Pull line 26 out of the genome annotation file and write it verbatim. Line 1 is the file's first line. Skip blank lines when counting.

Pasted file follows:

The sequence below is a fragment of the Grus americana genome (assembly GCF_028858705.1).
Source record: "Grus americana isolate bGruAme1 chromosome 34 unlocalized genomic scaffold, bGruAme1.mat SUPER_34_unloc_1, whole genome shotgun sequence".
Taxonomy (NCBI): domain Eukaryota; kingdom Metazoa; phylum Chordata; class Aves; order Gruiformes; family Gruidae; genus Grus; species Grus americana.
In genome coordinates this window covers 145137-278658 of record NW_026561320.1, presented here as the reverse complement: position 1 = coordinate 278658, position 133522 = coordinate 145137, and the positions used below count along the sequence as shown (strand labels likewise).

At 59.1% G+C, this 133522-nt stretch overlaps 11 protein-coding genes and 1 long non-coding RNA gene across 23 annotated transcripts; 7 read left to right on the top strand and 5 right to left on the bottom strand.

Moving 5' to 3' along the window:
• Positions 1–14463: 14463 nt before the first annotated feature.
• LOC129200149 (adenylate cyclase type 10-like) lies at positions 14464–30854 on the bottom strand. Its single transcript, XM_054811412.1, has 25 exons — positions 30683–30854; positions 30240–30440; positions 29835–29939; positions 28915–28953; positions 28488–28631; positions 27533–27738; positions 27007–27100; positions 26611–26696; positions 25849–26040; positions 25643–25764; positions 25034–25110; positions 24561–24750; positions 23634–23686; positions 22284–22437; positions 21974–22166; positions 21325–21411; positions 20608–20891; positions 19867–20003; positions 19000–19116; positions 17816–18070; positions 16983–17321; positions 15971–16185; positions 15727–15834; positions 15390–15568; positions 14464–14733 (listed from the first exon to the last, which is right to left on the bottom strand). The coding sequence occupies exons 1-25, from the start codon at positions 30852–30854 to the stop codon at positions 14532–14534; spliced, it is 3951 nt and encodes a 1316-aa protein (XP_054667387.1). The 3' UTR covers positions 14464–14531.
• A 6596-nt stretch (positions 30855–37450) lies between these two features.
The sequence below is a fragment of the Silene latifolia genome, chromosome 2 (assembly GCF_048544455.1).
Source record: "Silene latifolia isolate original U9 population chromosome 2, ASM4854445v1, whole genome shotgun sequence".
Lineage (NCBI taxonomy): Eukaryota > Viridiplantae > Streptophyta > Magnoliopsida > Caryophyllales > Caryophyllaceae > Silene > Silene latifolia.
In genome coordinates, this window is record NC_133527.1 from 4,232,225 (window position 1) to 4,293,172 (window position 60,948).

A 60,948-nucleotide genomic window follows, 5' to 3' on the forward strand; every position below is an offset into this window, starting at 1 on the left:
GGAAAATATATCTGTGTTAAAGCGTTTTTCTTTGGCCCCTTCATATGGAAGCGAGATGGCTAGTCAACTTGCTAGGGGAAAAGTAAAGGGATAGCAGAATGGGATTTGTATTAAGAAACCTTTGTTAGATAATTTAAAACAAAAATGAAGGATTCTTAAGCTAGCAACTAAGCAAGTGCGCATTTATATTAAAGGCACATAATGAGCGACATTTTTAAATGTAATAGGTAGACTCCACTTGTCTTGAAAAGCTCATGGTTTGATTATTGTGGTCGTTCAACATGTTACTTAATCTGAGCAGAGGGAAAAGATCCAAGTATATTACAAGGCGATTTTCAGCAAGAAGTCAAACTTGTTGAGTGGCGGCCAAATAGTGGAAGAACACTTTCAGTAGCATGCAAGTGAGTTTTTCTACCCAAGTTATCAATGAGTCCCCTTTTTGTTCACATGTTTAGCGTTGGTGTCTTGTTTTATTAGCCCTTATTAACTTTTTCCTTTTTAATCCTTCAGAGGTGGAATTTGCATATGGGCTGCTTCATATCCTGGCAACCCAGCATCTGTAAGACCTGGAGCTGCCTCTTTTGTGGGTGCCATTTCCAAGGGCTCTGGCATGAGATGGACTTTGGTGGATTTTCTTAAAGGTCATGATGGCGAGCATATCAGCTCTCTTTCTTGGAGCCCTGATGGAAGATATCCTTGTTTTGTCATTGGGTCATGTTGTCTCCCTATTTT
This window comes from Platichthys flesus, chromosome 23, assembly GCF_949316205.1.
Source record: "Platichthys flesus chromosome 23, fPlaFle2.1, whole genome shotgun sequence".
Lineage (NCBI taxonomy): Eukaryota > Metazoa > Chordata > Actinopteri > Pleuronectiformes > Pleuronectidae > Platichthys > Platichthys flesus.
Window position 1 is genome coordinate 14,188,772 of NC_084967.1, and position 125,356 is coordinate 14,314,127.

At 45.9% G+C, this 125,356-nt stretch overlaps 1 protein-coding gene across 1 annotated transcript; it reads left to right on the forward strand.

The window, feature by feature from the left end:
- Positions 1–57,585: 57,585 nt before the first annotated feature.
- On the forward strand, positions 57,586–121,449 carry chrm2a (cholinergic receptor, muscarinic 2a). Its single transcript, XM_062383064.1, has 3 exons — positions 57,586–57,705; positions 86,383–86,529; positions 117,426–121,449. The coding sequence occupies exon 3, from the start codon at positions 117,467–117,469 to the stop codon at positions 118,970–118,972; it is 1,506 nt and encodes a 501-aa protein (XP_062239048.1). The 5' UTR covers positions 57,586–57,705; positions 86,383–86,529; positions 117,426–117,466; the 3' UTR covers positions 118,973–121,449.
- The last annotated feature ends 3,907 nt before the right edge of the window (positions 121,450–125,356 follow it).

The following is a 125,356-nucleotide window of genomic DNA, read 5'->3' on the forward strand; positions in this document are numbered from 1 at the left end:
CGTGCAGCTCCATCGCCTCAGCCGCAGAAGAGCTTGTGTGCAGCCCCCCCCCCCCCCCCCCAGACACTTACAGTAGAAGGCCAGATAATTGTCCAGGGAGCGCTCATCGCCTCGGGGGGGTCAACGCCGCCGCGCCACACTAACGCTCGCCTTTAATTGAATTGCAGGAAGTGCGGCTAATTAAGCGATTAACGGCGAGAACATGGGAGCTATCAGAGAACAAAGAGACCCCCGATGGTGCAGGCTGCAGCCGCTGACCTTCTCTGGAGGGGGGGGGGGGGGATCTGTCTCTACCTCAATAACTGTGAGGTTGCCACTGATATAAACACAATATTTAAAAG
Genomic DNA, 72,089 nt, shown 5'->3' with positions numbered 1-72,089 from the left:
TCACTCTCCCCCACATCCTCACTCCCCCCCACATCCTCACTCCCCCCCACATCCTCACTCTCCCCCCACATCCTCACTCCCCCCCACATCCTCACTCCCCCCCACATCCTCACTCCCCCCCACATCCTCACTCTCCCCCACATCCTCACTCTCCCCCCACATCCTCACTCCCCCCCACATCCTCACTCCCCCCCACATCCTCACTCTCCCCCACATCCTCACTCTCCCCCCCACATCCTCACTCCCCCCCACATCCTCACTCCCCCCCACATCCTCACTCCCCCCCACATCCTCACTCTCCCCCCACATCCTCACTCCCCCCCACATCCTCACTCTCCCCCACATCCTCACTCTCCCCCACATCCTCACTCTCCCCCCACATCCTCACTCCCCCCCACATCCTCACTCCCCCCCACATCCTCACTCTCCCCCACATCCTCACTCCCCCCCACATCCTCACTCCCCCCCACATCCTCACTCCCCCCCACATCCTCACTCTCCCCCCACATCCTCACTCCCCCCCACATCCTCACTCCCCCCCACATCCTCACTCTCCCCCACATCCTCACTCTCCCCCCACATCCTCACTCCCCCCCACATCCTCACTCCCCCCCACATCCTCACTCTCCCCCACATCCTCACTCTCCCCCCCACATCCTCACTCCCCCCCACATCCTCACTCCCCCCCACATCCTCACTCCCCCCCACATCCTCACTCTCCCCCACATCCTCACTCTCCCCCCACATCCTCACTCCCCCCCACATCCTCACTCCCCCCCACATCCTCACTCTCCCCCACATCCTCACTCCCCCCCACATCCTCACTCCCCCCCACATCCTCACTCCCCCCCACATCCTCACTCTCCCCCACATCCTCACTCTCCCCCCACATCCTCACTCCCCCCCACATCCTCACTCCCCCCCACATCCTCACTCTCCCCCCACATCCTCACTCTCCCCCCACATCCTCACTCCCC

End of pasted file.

CGTGCAGCTCCATCGCCTCAGCCGCAGAAGAGCTTGTGTGCAGCCCCCCCCCCCCCCCCCCAGACACTTACAGTAGAAGGCCAGATAATTGTCCAGGGAGCGCTCATCGCCTCGGGGGGGTCAACGCCGCCGCGCCACACTAACGCTCGCCTTTAATTGAATTGCAGGAAGTGCGGCTAATTAAGCGATTAACGGCGAGAACATGGGAGCTATCAGAGAACAAAGAGACCCCCGATGGTGCAGGCTGCAGCCGCTGACCTTCTCTGGAGGGGGGGGGGGGGGATCTGTCTCTACCTCAATAACTGTGAGGTTGCCACTGATATAAACACAATATTTAAAAG